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pkg://krb5-clients_1.0.1-4_sparc.deb:170174/usr/share/man/man1/  info  control  downloads

krb5-clients - Secure replacements for ftp, telnet and rsh using MIT Kerberos…  more info»


RSH(1)                                                        RSH(1)

       rsh - remote shell

       rsh  host  [-l  username] [-n] [-d] [-k realm] [-f | -F] [-x]
       [-PN | -PO] command

       Rsh connects to the specified host, and executes  the  speci‐
       fied  command.   Rsh  copies its standard input to the remote
       command, the standard output of the  remote  command  to  its
       standard output, and the standard error of the remote command
       to its standard  error.   This  implementation  of  rsh  will
       accept  any  port  for the standard error stream.  Interrupt,
       quit and terminate signals are propagated to the remote  com‐
       mand; rsh normally terminates when the remote command does.

       Each  user  may  have  a private authorization list in a file
       .k5login in his login directory.   Each  line  in  this  file
       should  contain a Kerberos principal name of the form princi‐
       pal/instance@realm.  If there  is  a  ~/.k5login  file,  then
       access  is  granted  to the account if and only if the origi‐
       nater user is authenticated to one of the princiapls named in
       the ~/.k5login file.  Otherwise, the originating user will be
       granted access to the account if and only  if  the  authenti‐
       cated  principal  name of the user can be mapped to the local
       account name using the aname  ->  lname  mapping  rules  (see
       krb5_anadd(8) for more details).

       -l username
              sets  the remote username to username.  Otherwise, the
              remote username will be the same as  the  local  user‐

       -x     causes  the  network  session traffic to be encrypted.
              This applies only to the input and output streams, and
              not the command line.

       -f     cause  nonforwardable  Kerberos credentials to be for‐
              warded to the remote machine for use by the  specified
              command.   They will be removed when command finishes.
              This option is mutually exclusive with the -F option.

       -F     cause forwardable Kerberos credentials to be forwarded
              to  the  remote  machine for use by the specified com‐
              mand.  They will be  removed  when  command  finishes.
              This option is mutually exclusive with the -f option.

       -k realm
              causes  rsh  to  obtain tickets for the remote host in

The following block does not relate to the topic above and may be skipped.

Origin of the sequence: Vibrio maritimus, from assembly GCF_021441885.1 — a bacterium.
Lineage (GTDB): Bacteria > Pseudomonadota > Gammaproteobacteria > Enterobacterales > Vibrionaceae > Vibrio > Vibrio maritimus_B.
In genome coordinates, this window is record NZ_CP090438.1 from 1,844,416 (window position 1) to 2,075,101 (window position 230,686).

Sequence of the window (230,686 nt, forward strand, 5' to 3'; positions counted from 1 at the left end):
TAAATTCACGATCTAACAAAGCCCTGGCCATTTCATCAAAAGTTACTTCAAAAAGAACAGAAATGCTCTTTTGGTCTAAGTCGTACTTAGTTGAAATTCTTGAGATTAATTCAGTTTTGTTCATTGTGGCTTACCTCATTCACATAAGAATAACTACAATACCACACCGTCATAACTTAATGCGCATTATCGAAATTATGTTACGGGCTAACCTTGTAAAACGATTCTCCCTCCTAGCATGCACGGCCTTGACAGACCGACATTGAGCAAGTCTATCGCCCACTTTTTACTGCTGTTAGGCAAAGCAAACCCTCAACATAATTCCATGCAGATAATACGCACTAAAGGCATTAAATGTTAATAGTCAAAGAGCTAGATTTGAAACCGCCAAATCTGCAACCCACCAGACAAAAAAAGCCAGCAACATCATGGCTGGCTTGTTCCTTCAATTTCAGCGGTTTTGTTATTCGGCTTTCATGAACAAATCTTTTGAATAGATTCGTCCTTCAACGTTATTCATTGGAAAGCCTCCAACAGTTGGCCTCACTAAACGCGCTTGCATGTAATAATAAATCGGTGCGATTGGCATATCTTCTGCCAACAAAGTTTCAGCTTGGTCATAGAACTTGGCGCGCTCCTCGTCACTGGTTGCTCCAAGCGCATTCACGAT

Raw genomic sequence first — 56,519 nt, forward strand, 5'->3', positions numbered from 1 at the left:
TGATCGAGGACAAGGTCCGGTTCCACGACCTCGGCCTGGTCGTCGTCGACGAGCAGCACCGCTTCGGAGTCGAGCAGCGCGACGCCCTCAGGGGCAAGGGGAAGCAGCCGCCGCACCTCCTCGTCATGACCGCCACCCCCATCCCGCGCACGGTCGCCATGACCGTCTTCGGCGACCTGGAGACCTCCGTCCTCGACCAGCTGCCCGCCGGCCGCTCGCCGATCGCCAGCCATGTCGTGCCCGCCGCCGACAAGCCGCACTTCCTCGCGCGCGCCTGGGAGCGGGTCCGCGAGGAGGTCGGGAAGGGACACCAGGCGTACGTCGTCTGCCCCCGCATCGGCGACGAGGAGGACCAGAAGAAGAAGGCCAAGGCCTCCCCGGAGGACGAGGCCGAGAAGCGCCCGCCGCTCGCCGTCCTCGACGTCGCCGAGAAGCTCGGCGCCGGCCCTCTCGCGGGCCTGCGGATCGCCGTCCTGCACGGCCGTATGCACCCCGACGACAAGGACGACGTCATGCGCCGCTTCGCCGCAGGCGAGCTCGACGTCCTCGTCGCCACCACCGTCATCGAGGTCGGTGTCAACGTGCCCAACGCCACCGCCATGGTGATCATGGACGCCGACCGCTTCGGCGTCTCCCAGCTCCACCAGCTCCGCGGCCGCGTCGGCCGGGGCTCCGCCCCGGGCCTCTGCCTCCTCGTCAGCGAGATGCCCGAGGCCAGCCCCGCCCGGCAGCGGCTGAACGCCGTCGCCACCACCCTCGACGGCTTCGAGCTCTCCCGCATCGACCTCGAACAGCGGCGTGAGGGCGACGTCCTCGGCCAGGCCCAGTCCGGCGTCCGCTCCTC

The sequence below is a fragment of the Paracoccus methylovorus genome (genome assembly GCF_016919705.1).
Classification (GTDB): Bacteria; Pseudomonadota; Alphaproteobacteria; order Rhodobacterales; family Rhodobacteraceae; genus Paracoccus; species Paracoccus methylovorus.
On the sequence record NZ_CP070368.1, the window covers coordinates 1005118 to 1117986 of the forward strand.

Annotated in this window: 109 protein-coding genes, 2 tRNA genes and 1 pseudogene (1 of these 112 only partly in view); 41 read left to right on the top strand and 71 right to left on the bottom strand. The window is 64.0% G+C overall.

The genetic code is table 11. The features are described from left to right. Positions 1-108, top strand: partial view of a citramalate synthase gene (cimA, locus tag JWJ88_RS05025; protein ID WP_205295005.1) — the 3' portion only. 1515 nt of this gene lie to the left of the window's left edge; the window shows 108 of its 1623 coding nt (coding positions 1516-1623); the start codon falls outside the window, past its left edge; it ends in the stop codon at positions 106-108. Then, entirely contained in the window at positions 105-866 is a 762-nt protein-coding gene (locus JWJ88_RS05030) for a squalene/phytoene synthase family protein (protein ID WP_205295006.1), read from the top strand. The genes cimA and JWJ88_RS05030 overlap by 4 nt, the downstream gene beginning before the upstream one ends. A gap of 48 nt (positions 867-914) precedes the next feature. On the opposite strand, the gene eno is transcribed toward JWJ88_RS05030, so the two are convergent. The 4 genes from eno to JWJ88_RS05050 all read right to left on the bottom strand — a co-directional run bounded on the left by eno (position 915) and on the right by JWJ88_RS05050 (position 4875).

realm instead of the remote host's realm as determined
              by krb_realmofhost(3).

       -d     turns  on  socket debugging (via setsockopt(2)) on the
              TCP sockets used for  communication  with  the  remote

       -n     redirects input from the special device /dev/null (see
              the BUGS section below).


       -PO    Explicitly request new or old version of the  Kerberos
              ``rcmd'' protocol.  The new protocol avoids many secu‐
              rity problems found in the old one, but is not  inter‐
              operable with older servers.  (An "input/output error"
              and a closed connection is the most likely  result  of
              attempting  this  combination.)   If neither option is
              specified, some simple heuristics are  used  to  guess
              which to try.

       If  you omit command, then instead of executing a single com‐
       mand, you  will  be  logged  in  on  the  remote  host  using

       Shell  metacharacters which are not quoted are interpreted on
       the local machine, while  quoted  metacharacters  are  inter‐
       preted on the remote machine.  Thus the command

          rsh otherhost cat remotefile >> localfile

       appends  the  remote file remotefile to the local file local‐
       file, while

          rsh otherhost cat remotefile ">>" otherremotefile

       appends remotefile to otherremotefile.

       ~/.k5login  (on remote host) - file containing Kerberos prin‐
                   cipals that are allowed access.

       rlogin(1),  kerberos(3), krb_sendauth(3), krb_realmofhost(3),

       If you are using csh(1) and put a rsh(1)  in  the  background
       without redirecting its input away from the terminal, it will
       block even if no reads are posted by the remote command.   If
       no  input  is desired you should redirect the input of rsh to
       /dev/null using the -n option.

       You cannot run  an  interactive  command  (like  rogue(6)  or
       vi(1)); use rlogin(1).

       Stop  signals  stop  the  local  rsh  process  only;  this is
       arguably wrong, but currently hard to  fix  for  reasons  too
       complicated to explain here.

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